Academic journal article The Western Journal of Black Studies

Mapping and Re-Membering Hip Hop History, Hiphopography and African Diasporic History

Academic journal article The Western Journal of Black Studies

Mapping and Re-Membering Hip Hop History, Hiphopography and African Diasporic History

Article excerpt

Painful Paradox and Boundless Possibilities

In the introduction to Mapping African America: History, Narrative Formation, and the Production of Knowledge (1999), editors Maria Diedrich, Carl Pedersen, and Justine Tally note: "For the colonized peoples throughout Africa and the New World, giving voice to their experience all too often carried with it a painful paradox. As the Haitian writer Edmond Laforest so dramatically demonstrated in tying a Larousse dictionary around his neck and leaping to his death, the limitations of expressing the colonial experience through the language of the colonizer produced the on-going frustrations of living and writing an inherent contradiction (xi)."

Maria Diedrich et al continue: "Radhouan Ben Amara's essay examines this dilemma in North African poetic texts which see the alien language as a manifestation of the alienated body. Mikko Tuhkanen suggests that Frantz Fanon's study uses the veil as both metaphor and tool for postcolonial subversion and likens its symbolic ambiguity to Bigger Thomas's appropriation of his own racialized body and skin color to thwart his oppressors. Paula Boi's 'The Map of My Tongue,' on the other hand, emphasizes the use black women writers have made of language to reclaim a subject position while displacing the 'negative feminine myths' propagated in Western discourse ... Francine Charras also looks at the decentering of Western Myth as she read Caryl Phillip's Cambridge against George Lamming's Natives of My Person in examining the colonial experience, the 'blood knot' that unites Prospero to Caliban, and the function of woman in the relationship that inscribes the imperial past into the present. This 'blood knot' that unites the colonizer with the colonized appears in Equiano's choice to adopt a 'self-fashioned literacy and Christian religion' even as he plans to return to his native Africa (xii)."

Nation Conscious Rap and the Groundation of Hip Hop Self-Conscious Beings

Mapping African America: History, Narrative Formation and the Production of Knowledge (1999) illuminates the challenges we faced nearly three decades earlier as we grappled with issues related to writing a documentary history of Hip Hop using Hip Hop communities' own varieties of Hip Hop Nation Language. The opening words of the "Muword" to the text are: "Nation Conscious Rap: The Hip Hop Vision is a very unique book. It not only has the creators of the Hip Hop Cultural Revolution telling their own stories in their own nation language, it also combines oral narratives and written documents to provide a distinctly modern Afro-American narrativity of power and vision. Here is Hip Hop History in the Nation Language of young blacks whose compelling metaphors and similes of reality and surreality are def (Spady, 1991, p. V)."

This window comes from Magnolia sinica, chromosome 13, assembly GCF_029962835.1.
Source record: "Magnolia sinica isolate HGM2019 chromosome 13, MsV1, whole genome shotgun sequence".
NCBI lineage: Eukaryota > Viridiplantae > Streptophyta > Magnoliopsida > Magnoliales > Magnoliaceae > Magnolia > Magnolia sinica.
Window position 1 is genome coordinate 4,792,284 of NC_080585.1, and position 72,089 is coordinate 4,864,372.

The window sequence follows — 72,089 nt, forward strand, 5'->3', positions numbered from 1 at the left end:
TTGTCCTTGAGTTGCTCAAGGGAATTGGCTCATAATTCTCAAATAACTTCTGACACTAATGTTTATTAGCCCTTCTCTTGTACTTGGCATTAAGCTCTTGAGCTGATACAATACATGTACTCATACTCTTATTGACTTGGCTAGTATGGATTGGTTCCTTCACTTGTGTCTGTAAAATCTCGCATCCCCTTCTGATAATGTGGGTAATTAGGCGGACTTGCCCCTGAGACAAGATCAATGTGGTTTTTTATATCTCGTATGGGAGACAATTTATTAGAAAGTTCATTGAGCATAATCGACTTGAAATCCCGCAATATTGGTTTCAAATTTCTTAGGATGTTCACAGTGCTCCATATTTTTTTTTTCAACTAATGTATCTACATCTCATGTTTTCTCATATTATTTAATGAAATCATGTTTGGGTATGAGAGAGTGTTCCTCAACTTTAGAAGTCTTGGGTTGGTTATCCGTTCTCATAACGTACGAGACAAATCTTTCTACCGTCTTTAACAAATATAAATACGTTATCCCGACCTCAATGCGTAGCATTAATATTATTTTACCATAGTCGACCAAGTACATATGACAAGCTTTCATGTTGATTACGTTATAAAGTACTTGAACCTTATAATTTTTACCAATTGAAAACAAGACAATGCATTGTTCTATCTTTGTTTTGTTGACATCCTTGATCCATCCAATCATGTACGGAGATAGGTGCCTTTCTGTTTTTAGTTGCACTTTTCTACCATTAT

When I wrote these words in the early 1990s, I had spent a full decade doing hoooome/field observations and oral interviews with a variety of Hip Hop artists whose lexical varieties and muntu-kuntu kinetic speaking styles indicated a whole new development in Black language usage. By this time I was fully conversant with the pioneering scholarship of two Black women linguists and educators, Beryl Bailey and Geneva Smitherman, who had a respect for these young African American and Latino speakers and their speech acts. For us, it was imperative that we "recognize" (a period when the expression, "You better recognize!' was prevalent in black communities throughout the United States). Language is so linked to identity that to deny recognition of their language was to deny recognition of their self-expression and their very being in the world.

Noted African American linguist Dr. Geneva Smitherman (2000) summarizes the matter in these words (and in Ebonics): "American educational institutions is continuing they role as passive reflectors of a racist, inhumane society. In part, the contemporary madness bees manifest in the 'language deprivation' teaching strategies for the 'disadvantaged' Black American. …

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